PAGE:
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Atypical ramblings

I Could Use Some REST

One of the areas I’ve been trying to improve in is my familiarity with enterprise environments. My dev friend Pete gave me this advice:

Pick some tech and do a “full stack” project. Doesn’t have to be big. Hell, it can be a website that keeps an inventory of what games you own. Nothing more than a CRUD interface to a DB. But being able to point to a project that shows that you have your toes dipped in all aspects is great if you’re just getting your feet underneath you. I wouldn’t worry too much about stuff being “enterprise.” 99% of enterprise coding is “take data from this thing, and put it in this other thing.”

If you’re looking for a project, create an app that connects to “the cloud.” Put it behind an API and do a web interface and app to interact with it. Most apps that aren’t a game are simply a native way to interact with some remote API. It’s MUCH easier to edit a page or DB entry than push out an app update.

Make an app that does hello world when you do a GET on /helloWorld. Do another app that you can POST some JSON payload to /helloworld/name with an ID. Then when you do GET at /helloworld/{ID} it says “Hello $NAME”

So to get myself better acquainted with new technologies, I’ve given myself a new project. I’m going to create an Android journal app. Users can write a note and submit it, and the app will save their note on a remote database. I plan on it having some sort of login and authentication which is something I have not done yet. I also plan on people being able to read other people’s posts. So it will be a bit like a simplified message board.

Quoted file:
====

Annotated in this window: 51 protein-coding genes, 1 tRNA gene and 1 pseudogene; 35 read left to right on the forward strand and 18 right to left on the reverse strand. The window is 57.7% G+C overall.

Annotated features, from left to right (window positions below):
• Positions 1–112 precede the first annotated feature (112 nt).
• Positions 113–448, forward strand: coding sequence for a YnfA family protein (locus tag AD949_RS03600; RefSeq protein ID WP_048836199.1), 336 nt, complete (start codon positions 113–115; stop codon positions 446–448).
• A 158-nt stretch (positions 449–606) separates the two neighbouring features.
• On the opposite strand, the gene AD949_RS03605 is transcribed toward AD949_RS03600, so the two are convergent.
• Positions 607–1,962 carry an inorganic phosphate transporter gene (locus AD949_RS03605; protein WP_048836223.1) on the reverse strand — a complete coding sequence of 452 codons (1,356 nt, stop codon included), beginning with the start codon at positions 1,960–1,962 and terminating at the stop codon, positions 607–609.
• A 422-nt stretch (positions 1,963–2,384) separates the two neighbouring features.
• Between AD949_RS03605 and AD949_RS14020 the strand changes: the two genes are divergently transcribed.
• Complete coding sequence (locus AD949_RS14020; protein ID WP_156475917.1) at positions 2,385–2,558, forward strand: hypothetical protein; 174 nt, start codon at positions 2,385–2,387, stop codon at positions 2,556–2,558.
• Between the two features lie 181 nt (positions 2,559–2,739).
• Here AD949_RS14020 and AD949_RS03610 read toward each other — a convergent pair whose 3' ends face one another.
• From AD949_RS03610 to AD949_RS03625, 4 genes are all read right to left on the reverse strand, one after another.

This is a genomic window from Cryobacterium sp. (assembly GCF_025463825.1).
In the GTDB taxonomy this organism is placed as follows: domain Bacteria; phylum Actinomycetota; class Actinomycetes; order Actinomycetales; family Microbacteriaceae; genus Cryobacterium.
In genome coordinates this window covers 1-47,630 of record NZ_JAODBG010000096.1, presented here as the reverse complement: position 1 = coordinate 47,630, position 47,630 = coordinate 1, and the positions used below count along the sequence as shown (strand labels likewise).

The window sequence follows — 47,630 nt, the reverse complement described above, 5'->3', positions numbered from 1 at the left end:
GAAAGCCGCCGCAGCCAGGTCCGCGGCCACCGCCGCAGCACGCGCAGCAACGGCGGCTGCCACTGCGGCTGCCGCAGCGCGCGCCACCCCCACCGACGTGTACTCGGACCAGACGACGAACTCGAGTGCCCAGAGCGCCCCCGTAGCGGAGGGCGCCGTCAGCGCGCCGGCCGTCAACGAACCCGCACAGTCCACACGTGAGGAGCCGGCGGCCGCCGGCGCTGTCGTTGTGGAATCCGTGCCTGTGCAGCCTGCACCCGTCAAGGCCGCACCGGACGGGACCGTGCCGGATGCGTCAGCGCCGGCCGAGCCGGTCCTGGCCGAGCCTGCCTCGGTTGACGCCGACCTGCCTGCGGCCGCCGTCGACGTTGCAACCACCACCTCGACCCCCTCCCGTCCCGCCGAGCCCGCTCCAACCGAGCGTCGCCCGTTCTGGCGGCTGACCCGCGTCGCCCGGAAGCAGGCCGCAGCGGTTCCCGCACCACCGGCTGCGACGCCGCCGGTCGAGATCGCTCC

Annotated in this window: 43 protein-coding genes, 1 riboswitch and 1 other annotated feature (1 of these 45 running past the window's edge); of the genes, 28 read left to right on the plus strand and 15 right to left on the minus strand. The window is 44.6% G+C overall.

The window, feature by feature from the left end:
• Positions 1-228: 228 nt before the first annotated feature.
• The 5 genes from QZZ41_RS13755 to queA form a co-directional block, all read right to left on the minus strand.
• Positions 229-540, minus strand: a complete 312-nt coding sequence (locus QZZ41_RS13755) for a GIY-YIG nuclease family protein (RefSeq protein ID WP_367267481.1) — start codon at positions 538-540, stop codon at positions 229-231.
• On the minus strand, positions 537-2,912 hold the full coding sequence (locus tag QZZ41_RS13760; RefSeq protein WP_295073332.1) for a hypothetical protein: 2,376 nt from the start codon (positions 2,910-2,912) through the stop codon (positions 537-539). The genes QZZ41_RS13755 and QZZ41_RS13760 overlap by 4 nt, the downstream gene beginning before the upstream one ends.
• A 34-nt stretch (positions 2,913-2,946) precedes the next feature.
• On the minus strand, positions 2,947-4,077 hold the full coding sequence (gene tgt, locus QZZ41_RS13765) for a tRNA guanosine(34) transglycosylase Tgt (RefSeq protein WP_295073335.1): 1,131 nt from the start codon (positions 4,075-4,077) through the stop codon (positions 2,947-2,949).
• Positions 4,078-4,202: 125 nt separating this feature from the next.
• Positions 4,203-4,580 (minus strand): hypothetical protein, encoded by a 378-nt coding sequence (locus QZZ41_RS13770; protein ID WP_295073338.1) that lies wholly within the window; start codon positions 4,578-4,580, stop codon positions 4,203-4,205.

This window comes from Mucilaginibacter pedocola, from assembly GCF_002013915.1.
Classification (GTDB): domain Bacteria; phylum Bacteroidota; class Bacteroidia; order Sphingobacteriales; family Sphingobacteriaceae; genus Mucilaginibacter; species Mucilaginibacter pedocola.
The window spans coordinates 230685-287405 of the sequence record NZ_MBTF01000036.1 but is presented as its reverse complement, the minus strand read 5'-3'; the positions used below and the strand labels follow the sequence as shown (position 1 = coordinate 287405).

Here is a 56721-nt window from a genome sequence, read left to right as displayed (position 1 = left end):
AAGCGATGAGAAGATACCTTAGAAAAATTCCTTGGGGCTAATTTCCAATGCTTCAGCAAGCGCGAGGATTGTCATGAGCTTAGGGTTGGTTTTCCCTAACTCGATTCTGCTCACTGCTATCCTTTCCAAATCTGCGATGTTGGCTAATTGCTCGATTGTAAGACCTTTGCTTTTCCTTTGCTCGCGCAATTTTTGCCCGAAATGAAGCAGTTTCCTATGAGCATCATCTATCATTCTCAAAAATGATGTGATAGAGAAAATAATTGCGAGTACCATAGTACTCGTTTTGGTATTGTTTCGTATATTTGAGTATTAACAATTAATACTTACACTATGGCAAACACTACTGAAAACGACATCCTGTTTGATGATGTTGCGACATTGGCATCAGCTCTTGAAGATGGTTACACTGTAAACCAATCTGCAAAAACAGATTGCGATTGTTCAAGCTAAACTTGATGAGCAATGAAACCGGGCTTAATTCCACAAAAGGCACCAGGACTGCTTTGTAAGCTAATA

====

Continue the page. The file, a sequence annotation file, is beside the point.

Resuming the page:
I’ve taken advantage of the GitHub Student Developer Pack which entitles me to $60 credit at DigitalOcean which I’m using to host a Debian server to will house my back end. Naturally, the front end will be written in Android Studio and I’ve been looking into the Volley HTTP library to send my GET and POST requests. This video has been very useful in helping me to Volley set up. On my server, I’ve gone ahead an got MySQL server up and running with help from this guide. To make sure the database was set up correctly, I connected to it using MySQL Workbench (I found it easier to configure than Microsoft SQL Server Management).

The next big decision I had to make was what framework to use to connect my app to the database. When talking with Pete, he opined:
I think decision paralysis really hinders beginning and junior developers. Too much time is spent trying to find the perfect framework when we don’t have the experience to really understand the pros and cons. That time is much better spent learning about using frameworks and what problems they solve.
With that in mind, I think I will trying going with Spring. I’ve looked at this getting started guide and it seems pretty straight-forward. In addition, Spring uses Java which is what I’m trying to improve on for Android in general, so it should give me some extra practice. Also, Pete mentioned that many enterprises use Spring, so it would probably be good to have on my resume.

One challenge I’ve had is setting up my development environment. In particular: how can I work on files using an IDE if they are stored on a remote Linux server? Fortunately, I learned about Win-SSHFS and thanks to this awesome guide, I was able to quickly set it up and access remote files on my Windows machine.

So far, things haven’t been to bad. It’s mostly been a lot of configuring. Next I’ll be installing Spring onto my server and following the aforementioned getting started guide to get it set up.
Updated: June 1, 2017 — 2:20 pm

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